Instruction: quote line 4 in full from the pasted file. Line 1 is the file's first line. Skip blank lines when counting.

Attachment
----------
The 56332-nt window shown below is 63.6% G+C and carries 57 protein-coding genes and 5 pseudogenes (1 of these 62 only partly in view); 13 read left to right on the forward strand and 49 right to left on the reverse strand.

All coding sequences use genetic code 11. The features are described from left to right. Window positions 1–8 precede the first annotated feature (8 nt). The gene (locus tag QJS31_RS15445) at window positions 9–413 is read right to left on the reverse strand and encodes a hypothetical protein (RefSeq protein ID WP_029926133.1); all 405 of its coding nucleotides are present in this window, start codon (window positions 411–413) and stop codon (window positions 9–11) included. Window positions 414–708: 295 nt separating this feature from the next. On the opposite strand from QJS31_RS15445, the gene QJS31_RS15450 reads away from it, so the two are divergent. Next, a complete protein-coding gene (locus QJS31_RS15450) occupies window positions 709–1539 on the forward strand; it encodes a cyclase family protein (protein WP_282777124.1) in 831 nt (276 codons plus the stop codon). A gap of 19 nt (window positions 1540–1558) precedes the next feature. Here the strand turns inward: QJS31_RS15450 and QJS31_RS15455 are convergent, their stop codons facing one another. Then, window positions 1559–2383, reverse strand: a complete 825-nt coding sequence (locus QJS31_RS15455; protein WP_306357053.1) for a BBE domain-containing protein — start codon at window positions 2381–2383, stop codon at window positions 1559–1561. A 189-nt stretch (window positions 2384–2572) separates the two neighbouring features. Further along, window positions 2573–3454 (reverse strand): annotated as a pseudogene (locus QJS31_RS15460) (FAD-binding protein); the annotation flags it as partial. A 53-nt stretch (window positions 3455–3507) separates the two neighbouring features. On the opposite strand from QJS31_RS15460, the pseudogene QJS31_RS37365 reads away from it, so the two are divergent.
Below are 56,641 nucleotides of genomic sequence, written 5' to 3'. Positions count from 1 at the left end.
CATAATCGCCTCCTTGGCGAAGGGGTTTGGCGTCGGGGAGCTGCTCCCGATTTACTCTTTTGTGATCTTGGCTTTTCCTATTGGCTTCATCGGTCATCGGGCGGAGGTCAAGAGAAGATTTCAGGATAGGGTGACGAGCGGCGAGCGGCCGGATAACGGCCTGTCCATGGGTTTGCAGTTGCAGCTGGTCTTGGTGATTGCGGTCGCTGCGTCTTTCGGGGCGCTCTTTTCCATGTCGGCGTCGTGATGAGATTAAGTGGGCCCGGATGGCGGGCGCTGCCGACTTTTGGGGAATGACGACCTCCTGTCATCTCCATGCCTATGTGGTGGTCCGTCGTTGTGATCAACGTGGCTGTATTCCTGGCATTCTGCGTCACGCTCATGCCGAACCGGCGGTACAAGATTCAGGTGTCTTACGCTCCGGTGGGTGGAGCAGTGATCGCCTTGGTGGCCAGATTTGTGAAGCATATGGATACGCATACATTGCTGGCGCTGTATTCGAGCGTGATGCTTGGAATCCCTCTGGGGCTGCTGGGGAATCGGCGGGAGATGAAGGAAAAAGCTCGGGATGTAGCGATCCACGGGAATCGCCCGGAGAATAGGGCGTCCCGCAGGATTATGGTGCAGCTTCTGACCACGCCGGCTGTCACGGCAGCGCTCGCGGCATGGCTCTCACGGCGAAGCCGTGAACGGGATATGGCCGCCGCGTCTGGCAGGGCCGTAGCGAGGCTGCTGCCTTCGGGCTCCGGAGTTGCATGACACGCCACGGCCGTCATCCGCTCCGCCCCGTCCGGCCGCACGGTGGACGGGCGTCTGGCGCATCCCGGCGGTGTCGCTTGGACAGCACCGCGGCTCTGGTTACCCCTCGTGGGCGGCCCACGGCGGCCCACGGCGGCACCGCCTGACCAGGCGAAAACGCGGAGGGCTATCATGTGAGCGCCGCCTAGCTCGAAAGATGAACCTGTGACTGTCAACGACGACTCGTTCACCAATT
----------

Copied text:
CATAATCGCCTCCTTGGCGAAGGGGTTTGGCGTCGGGGAGCTGCTCCCGATTTACTCTTTTGTGATCTTGGCTTTTCCTATTGGCTTCATCGGTCATCGGGCGGAGGTCAAGAGAAGATTTCAGGATAGGGTGACGAGCGGCGAGCGGCCGGATAACGGCCTGTCCATGGGTTTGCAGTTGCAGCTGGTCTTGGTGATTGCGGTCGCTGCGTCTTTCGGGGCGCTCTTTTCCATGTCGGCGTCGTGATGAGATTAAGTGGGCCCGGATGGCGGGCGCTGCCGACTTTTGGGGAATGACGACCTCCTGTCATCTCCATGCCTATGTGGTGGTCCGTCGTTGTGATCAACGTGGCTGTATTCCTGGCATTCTGCGTCACGCTCATGCCGAACCGGCGGTACAAGATTCAGGTGTCTTACGCTCCGGTGGGTGGAGCAGTGATCGCCTTGGTGGCCAGATTTGTGAAGCATATGGATACGCATACATTGCTGGCGCTGTATTCGAGCGTGATGCTTGGAATCCCTCTGGGGCTGCTGGGGAATCGGCGGGAGATGAAGGAAAAAGCTCGGGATGTAGCGATCCACGGGAATCGCCCGGAGAATAGGGCGTCCCGCAGGATTATGGTGCAGCTTCTGACCACGCCGGCTGTCACGGCAGCGCTCGCGGCATGGCTCTCACGGCGAAGCCGTGAACGGGATATGGCCGCCGCGTCTGGCAGGGCCGTAGCGAGGCTGCTGCCTTCGGGCTCCGGAGTTGCATGACACGCCACGGCCGTCATCCGCTCCGCCCCGTCCGGCCGCACGGTGGACGGGCGTCTGGCGCATCCCGGCGGTGTCGCTTGGACAGCACCGCGGCTCTGGTTACCCCTCGTGGGCGGCCCACGGCGGCCCACGGCGGCACCGCCTGACCAGGCGAAAACGCGGAGGGCTATCATGTGAGCGCCGCCTAGCTCGAAAGATGAACCTGTGACTGTCAACGACGACTCGTTCACCAATT